BY BETH HAWKINS
hey don’t call Lee Wallace ’96 Queen Bean for nothing. Ask the CEO of Peace Coffee what’s in that cup of Joe and the answer might be Snowshoe Brew, Twin Cities Blend, or Organic Guatemalan. Or she might describe the bikes that deliver the beans to stores, college campuses, and coffeehouses. Or she might talk about a school that got built thanks to the fair-trade premium Peace Coffee pays the small farmers who grow the beans.
Whatever her answer, Wallace is likely to have a giant grin plastered across her face while she gives it. Her job makes her ridiculously happy, and it shows. It was mostly a lucky accident that she found a position
that combines her dedication to social justice with her passions for travel and natural foods.
A few years back, Wallace didn’t want a salaried job at all. She had parlayed a master’s in public policy and a decade’s experience with business incubators and nonprofits into a comfortable gig as an organizational development consultant. Her plan was to work at home in her pajamas.
One of her clients was the Institute for Agriculture and Trade Policy (IATP), a Minneapolis-based nonprofit that promotes fair trade and sustainability. Fifteen years ago it started a for-profit subsidiary, Peace
Coffee, to demonstrate that it’s possible to run a profitable business while also paying living wages to workers both in the United States and in the villages where the coffee is grown.
In 2006, the group asked Wallace to run the company while it searched for a new CEO. Four months later, the staff asked that she be appointed permanently. She doesn’t wear her pajamas, but she does take her dog, Dixie, to the office. “What makes Lee such a great fit is she has a very thoughtful understanding of what Peace Coffee is,” says project manager Anna Canning, one of the staffers who lobbied for Wallace’s hiring. “She knows that balancing the need to be profitable with the needs of our various stakeholders requires lots of conversations.”
Peace Coffee is part of a co-op of North American fair-trade roasters that imports coffee directly from subsistence farmers in 13 countries. The co-op insulates the farmers from the uncertainties of the commodities market by guaranteeing them a fair minimum price—although Peace Coffee pays well above the minimum—plus a fair-trade premium of 10 cents a pound to be used for community development
When she travels, Wallace gets to see the results. For example, in Ethiopia, where one of the co-ops is located, average life expectancy is 48, less than a fourth of the population has access to clean drinking water, and nearly 90 percent live on less than $2 per day. When the growers were dependent on middlemen they got lower prices and couldn’t afford basics like wells and roads. On her first trip there two years ago, Wallace visited a health center with a sign identifying it as the “clinic of the fair-trade premium.” When she returned recently, she saw more new buildings that are a direct result of the financially advantageous
relationship the co-op provides.
But big as those improvements are, they’re not what Wallace wants Americans to focus on. “To get people to buy fair trade because X amount of money per bag goes to build a well is too simple and doesn’t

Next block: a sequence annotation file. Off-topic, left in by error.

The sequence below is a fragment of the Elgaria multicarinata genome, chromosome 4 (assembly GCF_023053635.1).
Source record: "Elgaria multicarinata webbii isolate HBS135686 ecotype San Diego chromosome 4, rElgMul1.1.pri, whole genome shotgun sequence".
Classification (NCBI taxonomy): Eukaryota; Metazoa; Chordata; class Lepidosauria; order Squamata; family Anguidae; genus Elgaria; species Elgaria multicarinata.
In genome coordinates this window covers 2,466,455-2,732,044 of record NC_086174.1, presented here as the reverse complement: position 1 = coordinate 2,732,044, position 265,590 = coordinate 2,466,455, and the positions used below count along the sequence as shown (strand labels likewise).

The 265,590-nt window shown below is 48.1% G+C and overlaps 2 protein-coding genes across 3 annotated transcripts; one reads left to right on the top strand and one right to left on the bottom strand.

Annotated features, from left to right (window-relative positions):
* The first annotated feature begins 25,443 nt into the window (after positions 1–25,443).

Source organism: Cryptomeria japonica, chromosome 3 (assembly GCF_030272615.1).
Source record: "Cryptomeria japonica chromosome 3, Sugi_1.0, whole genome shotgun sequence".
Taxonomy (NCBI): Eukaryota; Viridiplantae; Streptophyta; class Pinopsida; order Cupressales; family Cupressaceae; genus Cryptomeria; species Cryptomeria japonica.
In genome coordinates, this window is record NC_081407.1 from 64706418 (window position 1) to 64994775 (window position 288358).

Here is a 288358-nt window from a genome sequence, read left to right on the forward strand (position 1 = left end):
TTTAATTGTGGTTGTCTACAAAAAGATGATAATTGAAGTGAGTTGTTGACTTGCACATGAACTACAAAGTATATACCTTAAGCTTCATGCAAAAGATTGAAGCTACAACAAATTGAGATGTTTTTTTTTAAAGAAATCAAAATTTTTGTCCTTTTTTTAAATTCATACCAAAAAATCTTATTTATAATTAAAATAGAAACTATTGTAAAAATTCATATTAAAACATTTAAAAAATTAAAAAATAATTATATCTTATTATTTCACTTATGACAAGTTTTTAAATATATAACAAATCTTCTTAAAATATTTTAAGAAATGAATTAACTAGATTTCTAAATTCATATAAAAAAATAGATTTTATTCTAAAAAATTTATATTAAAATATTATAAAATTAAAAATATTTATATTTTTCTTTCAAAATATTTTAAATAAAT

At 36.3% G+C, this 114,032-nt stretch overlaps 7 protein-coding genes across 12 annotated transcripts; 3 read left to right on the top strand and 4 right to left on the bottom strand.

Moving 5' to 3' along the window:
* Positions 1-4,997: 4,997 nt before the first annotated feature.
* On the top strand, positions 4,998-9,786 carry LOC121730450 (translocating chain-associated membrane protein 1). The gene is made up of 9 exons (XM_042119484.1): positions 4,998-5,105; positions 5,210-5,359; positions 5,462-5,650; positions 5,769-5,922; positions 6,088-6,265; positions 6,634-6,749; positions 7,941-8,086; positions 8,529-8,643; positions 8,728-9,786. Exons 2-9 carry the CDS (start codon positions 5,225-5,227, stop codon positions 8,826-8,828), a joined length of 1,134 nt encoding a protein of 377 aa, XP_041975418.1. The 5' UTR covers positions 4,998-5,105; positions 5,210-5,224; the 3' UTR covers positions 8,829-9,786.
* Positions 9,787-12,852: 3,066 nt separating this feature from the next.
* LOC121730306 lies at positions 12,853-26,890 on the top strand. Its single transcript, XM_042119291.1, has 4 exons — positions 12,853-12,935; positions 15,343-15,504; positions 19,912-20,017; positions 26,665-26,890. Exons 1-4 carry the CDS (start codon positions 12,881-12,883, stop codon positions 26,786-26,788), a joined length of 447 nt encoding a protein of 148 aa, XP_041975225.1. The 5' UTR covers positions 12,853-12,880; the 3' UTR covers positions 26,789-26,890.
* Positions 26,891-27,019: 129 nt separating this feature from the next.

address the broader challenges faced by the farmers we work with,” she says. “An equally or more important part of our work is to fundamentally change importing relationships, not engage in charity.” Maybe this is where her Macalester background comes into play, she suggests. “I am way more interested in supporting structural changes, addressing historical inequities, and partnering with organizations as they work to find solutions to their communities’ problems.”
As a child in upstate New York, Wallace traveled frequently with her grandfather, a State Department Latin America expert. A family friend suggested that internationally minded Macalester might be a place where she’d feel right at home. In college, she was encouraged to combine her interests in business incubation and social justice.
Comfortably past the incubation stage, Peace Coffee has been solidly profitable for more than a decade. Every employee earns a living wage, benefits are available even to retail staff, and a portion of proceeds goes to the IATP to support its work. The company roasts half a million pounds of coffee a year in 40- and 120-pound batches at a “green” warehouse in Minneapolis’s Midtown neighborhood. The goal is to make sure the coffee on the store shelf or in the coffeehouse grinder is as fresh as possible, so batch sizes are determined by deliveries scheduled for the next two days.
Deliveries within 20 miles of the roasting facility are made by bicycle and regional deliveries are made by vans running on biodiesel. Peace Coffee is brewed at several regional colleges, including Macalester, and the company recently opened a coffeehouse in Minneapolis’s Longfellow neighborhood. Future goals include deepening connections between customers and growers—visitors to its website can trace the origins of Snowshoe Brew—by holding classes at its coffee shop and bringing farmers to Minneapolis.
Most gratifying to Wallace, the fair-trade movement’s influence is spreading. The company’s custom blends now can be found on supermarket shelves chock-a-block with organic competitors—which is fine with Wallace: “We got our start in food co-ops, but our idea has always been to show that fair trade is not just a niche, it’s a profitable way to do business.”
It’s good, then, to be Queen Bean.
BETH HAWKINS writes for MinnPost and many other regional and national publications.